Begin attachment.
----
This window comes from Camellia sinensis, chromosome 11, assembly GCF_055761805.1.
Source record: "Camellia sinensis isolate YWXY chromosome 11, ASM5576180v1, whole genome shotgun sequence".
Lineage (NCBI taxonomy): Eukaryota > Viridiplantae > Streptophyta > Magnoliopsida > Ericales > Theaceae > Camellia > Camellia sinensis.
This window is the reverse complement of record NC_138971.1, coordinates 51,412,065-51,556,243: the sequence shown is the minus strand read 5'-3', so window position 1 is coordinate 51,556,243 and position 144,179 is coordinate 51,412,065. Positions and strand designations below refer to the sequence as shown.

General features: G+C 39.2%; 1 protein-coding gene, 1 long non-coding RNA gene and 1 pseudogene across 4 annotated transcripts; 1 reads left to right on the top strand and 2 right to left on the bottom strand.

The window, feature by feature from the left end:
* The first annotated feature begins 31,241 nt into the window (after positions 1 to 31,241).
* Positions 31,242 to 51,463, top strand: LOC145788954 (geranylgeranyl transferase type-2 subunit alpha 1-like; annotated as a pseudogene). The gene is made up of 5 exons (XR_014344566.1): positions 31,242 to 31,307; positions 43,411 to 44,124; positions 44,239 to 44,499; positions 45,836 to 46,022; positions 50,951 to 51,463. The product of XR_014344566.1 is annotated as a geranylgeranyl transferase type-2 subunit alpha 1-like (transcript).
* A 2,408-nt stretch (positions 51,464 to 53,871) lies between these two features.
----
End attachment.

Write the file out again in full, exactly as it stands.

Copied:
This window comes from Camellia sinensis, chromosome 11, assembly GCF_055761805.1.
Source record: "Camellia sinensis isolate YWXY chromosome 11, ASM5576180v1, whole genome shotgun sequence".
Lineage (NCBI taxonomy): Eukaryota > Viridiplantae > Streptophyta > Magnoliopsida > Ericales > Theaceae > Camellia > Camellia sinensis.
This window is the reverse complement of record NC_138971.1, coordinates 51,412,065-51,556,243: the sequence shown is the minus strand read 5'-3', so window position 1 is coordinate 51,556,243 and position 144,179 is coordinate 51,412,065. Positions and strand designations below refer to the sequence as shown.

General features: G+C 39.2%; 1 protein-coding gene, 1 long non-coding RNA gene and 1 pseudogene across 4 annotated transcripts; 1 reads left to right on the top strand and 2 right to left on the bottom strand.

The window, feature by feature from the left end:
* The first annotated feature begins 31,241 nt into the window (after positions 1 to 31,241).
* Positions 31,242 to 51,463, top strand: LOC145788954 (geranylgeranyl transferase type-2 subunit alpha 1-like; annotated as a pseudogene). The gene is made up of 5 exons (XR_014344566.1): positions 31,242 to 31,307; positions 43,411 to 44,124; positions 44,239 to 44,499; positions 45,836 to 46,022; positions 50,951 to 51,463. The product of XR_014344566.1 is annotated as a geranylgeranyl transferase type-2 subunit alpha 1-like (transcript).
* A 2,408-nt stretch (positions 51,464 to 53,871) lies between these two features.